YouTube Music just announced Samples, a new in-app feature where users can scroll through short music video clips from their favorite artists and discover new songs. Welcome back to the short-form video wars. Yes, Silicon Valley remains hyperfixated on generative AI, but don’t forget one of its other, recent favorite trends: releasing features that vaguely remind you of TikTok.
Before Samples launched, I spoke with Gregor Dodson, a director of product management at YouTube Music, about the new feature and what the company hopes to get out of its TikTok-esque feed. He’s upfront about how the feed is designed to engage younger listeners who scroll through quick videos on social media and see it as a way to find something fresh.
YouTube Music already allowed users to toggle between video and audio-only versions of songs. The plan with Samples is to use algorithmically-selected video clips as a way to expand listeners horizons, while not venturing too far away from their initial favorites. Earlier this year, rival music app Spotify also started to emphasize video as part of its music discovery process.
“Internally, we’ve talked for a long time about this, before TikTok even came on the scene,” Dodson says. “How can we better utilize our video corpus to allow you to very quickly tune into a vibe?” As listeners swipe through clips, they can easily add songs to their playlists and start a radio station based on them.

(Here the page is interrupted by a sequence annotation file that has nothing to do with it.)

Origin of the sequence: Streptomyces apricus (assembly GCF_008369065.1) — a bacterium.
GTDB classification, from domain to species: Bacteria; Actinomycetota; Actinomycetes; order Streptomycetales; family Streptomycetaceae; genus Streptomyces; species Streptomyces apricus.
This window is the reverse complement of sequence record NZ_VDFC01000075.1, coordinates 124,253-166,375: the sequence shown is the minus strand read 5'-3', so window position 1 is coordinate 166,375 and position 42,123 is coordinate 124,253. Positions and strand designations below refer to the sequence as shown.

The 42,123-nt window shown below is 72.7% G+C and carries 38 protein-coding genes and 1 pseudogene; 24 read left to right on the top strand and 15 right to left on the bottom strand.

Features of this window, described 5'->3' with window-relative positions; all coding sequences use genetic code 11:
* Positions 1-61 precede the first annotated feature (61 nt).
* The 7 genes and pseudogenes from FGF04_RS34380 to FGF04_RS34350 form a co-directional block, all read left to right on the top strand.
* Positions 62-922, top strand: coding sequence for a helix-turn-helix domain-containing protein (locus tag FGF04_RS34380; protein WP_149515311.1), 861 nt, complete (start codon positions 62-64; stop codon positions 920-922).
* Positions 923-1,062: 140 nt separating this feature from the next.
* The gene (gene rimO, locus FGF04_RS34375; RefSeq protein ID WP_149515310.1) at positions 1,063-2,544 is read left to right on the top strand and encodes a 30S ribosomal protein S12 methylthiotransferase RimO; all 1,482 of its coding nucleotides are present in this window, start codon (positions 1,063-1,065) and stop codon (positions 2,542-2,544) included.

Users don’t just turn to TikTok for entertainment. They also see it as a way to search for information and find cool artists. “It’s really, really important to music fans to discover new music,” he says. “But, when you watch their behavior, they very rarely listen to new music.” Dodson wants Samples to be a helpful part of the discovery process for a younger generation of listeners.
Owned by Google, YouTube Music’s new tab is not the company’s first attempt to incorporate elements of TikTok to grab Gen Z’s attention. YouTube Shorts launched in the US back in 2021. Shorts was fairly reminiscent of TikTok when it first dropped, and updates to the feature further aligned its vision. Google even tweaked aspects of search last year so that the results looked more like a social media feed.